These newer neighborhoods are spread out too much to run daily errands on foot which drastically changes the nature of life for most Spaniards. I am confident that this new trend in urban planning isn't going to catch on. In Valencia, the new suburbia represents probably less than .05% of the total population of the city, if that. A home in the country is a dream of many Spaniards but I don't think many people are willing to give up the convenience of city life just to have a bit of a garden attached to their single family home. A lot of things are changing in modern Spain and as people become more affluent perhaps they will choose to drive everywhere instead of walking. More and more people are doing the majority of their shopping in the big chain grocery stores instead of at the local markets. The latest figures from 2005 show that Spaniards do 45.4% of their food buying at the big stores, 16.7% in smaller grocery stores and only 28.8% at traditional stores and markets. Convenience and speed are winning out over quality and service.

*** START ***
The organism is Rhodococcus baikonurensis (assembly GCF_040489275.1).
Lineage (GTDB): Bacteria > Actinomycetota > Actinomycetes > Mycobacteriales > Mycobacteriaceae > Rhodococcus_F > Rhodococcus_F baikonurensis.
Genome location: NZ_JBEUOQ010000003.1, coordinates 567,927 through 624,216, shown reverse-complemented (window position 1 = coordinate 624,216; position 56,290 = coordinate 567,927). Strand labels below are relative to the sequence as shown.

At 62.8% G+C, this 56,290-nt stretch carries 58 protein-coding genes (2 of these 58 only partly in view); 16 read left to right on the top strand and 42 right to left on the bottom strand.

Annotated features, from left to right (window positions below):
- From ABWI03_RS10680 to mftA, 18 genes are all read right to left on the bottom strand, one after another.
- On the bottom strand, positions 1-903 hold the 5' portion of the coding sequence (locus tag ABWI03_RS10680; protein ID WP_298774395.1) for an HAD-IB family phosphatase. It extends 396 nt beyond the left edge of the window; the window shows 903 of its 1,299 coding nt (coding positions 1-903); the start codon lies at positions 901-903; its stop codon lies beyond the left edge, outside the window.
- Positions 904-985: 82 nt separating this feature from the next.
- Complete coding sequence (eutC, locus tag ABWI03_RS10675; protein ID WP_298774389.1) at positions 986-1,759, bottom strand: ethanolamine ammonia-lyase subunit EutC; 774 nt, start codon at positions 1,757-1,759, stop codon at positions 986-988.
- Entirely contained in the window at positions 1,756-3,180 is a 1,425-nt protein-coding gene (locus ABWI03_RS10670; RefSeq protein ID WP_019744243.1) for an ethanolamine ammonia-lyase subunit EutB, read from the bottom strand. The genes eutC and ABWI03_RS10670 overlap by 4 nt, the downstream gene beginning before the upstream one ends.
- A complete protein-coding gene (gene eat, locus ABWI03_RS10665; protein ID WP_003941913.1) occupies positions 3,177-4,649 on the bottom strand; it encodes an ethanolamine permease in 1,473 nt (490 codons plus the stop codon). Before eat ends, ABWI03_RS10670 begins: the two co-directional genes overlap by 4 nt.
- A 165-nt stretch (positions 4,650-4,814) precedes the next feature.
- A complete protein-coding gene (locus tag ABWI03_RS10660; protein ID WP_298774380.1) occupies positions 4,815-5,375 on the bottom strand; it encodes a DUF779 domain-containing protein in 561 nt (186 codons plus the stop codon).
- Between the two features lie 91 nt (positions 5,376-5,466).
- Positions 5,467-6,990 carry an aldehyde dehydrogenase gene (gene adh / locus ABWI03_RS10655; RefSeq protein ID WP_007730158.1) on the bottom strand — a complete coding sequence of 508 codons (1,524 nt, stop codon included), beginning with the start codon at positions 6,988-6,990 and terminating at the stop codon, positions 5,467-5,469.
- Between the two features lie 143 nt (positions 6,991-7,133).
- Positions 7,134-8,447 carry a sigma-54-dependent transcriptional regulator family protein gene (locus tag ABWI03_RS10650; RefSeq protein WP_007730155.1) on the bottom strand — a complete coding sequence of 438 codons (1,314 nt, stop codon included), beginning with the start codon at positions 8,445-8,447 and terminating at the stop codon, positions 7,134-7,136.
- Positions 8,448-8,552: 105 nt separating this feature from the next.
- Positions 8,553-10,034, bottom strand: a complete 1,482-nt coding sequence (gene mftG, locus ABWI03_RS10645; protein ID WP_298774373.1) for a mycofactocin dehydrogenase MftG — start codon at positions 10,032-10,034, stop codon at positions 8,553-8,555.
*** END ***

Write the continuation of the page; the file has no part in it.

Although the new suburban-style subdivisions are populated by relatively affluent Valencianos, a lot of the newer, more moderately-priced developments on the edges of town also reflect a move away from the dense urban architecture found in the rest of the city. The buildings are taller. There are fewer, if any, businesses on the ground floors. The streets between apartment buildings are wider. All this translates into less of a community feel to these areas. They seem all but deserted. It's hard to believe that that people are willing to sacrifice a lively neighborhood for a few extra feet of living space in their private dwellings. To each his own. I have friends who live in very modern sections of Valencia but as much as they love their beautiful apartments, with convenient parking and other modern amenities, when it comes time to hang out, most of them migrate to my little neighborhood of older buildings, narrow streets, and dozens and dozens of bars and restaurants.